Several research studies have already focused on the investigation of objective measures and methods that could be used in the assessment of ADHD patients based on body worn sensors. In previous studies, the analysis of the data gathered from several body worn sensors has been used both for hypothesis testing and for pattern recognition. Hypothesis testing based on wearable sensors data has shown statistically significant differences in several parameters measured from ADHD patients compared with non-ADHD controls [11
]. Pattern recognition based on a predefined set of features calculated from an inertial measurement unit (IMU) showed good classification results in distinguishing ADHD patients from non-ADHD controls when performing a continuous performance test in a controlled environment [10
The authors in [11
] used objective measures to find statistically significant differences between children with ADHD and non-ADHD controls based on the forces applied during manipulation of a novel object and movement rhythmicity measured by sensors. The DSM-IV-TR criteria [6
] was used to diagnose ADHD. A series of tests involving movements of the upper limb were administered while “off” medication. The results showed that significant differences could be observed between groups in movement rhythmicity, manipulation of a novel object, and dexterity. Moreover, the study showed that certain parameters such as the speed of execution of a requested movement and the measured tremor were unaffected.
As previous studies found differences in the way ADHD children move compared to typically developing non-ADHD controls, O’Mahoni et al. attempted to develop an objective measure to help in the diagnosis of ADHD by characterizing the movements of each group in terms of a set of features, and then quantifying these features to classify each individual into likely ADHD and non-ADHD groups. The authors used two inertial measurement units (IMUs) comprising a tri-axial accelerometer and a gyroscope, one attached to the waist and the other to the ankle of the dominant leg, and took continuous measurements during an approximately 1-h visit to a psychiatric consultancy. The authors combined time domain as well as frequency domain calculations to extract 668 different features. Using a support vector machine (SVM), the results showed up to 95% for both accuracy and sensitivity.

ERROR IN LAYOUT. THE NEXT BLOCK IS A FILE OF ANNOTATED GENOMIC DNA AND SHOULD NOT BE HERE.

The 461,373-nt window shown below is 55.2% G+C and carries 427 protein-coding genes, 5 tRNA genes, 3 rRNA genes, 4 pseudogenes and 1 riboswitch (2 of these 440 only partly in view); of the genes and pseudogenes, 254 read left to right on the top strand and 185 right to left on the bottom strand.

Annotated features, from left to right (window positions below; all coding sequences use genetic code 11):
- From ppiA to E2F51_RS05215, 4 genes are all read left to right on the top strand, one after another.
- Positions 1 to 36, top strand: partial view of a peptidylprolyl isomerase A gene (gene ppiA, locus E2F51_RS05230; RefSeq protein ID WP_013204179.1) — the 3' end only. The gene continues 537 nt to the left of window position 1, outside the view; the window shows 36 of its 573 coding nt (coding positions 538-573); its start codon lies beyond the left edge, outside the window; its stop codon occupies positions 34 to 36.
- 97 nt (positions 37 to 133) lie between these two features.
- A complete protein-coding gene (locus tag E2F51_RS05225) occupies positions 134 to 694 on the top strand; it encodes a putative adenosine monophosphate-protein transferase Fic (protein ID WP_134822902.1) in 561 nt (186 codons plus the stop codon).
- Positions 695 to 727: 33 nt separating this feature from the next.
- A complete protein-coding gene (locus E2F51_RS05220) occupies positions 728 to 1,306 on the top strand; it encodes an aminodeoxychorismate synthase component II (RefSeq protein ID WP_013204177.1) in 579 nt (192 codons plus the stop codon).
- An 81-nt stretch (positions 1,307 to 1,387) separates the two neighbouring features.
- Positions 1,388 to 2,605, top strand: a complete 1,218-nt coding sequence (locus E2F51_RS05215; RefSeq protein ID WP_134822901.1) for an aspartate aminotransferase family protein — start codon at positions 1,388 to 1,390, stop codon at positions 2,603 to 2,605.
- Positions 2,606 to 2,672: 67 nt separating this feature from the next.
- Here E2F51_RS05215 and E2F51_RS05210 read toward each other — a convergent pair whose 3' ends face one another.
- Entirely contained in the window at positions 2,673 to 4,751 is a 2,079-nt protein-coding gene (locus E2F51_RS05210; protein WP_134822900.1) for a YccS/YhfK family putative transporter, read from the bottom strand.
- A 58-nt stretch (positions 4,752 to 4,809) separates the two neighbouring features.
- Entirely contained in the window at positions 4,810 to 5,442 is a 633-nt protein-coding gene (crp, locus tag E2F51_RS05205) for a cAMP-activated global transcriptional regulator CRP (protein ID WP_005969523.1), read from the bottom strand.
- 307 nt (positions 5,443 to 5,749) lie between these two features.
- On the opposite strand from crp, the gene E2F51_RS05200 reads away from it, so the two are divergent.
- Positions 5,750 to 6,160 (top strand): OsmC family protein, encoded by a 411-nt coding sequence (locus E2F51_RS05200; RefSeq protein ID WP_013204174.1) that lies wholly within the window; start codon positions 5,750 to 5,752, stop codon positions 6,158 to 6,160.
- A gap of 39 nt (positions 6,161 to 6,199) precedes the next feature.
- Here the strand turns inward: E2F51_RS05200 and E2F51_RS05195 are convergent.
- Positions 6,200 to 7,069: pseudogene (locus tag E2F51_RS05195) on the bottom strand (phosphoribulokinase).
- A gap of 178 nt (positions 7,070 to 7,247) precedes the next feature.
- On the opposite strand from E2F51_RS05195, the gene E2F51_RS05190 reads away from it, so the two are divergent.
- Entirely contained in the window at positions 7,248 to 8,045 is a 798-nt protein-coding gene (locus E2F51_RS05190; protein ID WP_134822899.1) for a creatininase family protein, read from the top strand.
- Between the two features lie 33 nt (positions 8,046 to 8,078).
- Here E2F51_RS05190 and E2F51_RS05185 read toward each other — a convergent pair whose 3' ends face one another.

In summary, previous studies have shown statistically significant differences in the way children with ADHD and typically developing non-ADHD control children move as captured by body worn sensors attached to different parts of the body. Both dominant and non-dominant limbs have been used to record acceleration data. Moreover, previous studies have shown that, based on the results of the acceleration measures taken while performing a predefined and controlled set of activities, typically developing non-ADHD controls and non-medicated children with ADHD can be automatically classified with a relatively high accuracy. In the current paper, we extend these studies by using two minimally invasive tri-axial accelerometers to record movement data in a “free-living” environment while at school. By “free-living”, in the context of this study, we mean that no additional requirements was given to participants. They followed their normal, everyday activities. Moreover, there were no other requirements for two participants from two different schools (or from the same school but monitored on different days) to follow (a similar script of activities was not required). Although a first study presented in this paper only focuses on the data of two accelerometers (worn at school on both dominant limbs), a complete dataset including 4 tri-axial accelerometers during an entire day period, one on each wrist and ankle has been recorded., We have only used the data from the dominant hand and leg in order to simplify the data measuring and handling process in this first study. Moreover, in order to compare results in a similar environment, only acceleration data while at school was analyzed. The complete dataset of all 4 tri-axial accelerometers for the full day will be presented in subsequent papers. Instead of predefining a set of features to be computed from the sensor data, a Convolutional Neural Network (CNN) was used to automatically learn the optimal features to separate children in each group. The use of CNNs in human activity recognition (HAR) applied to wearable sensor acceleration data has recently shown promising results compared to other non-deep learning approaches based on hand-crafted features [14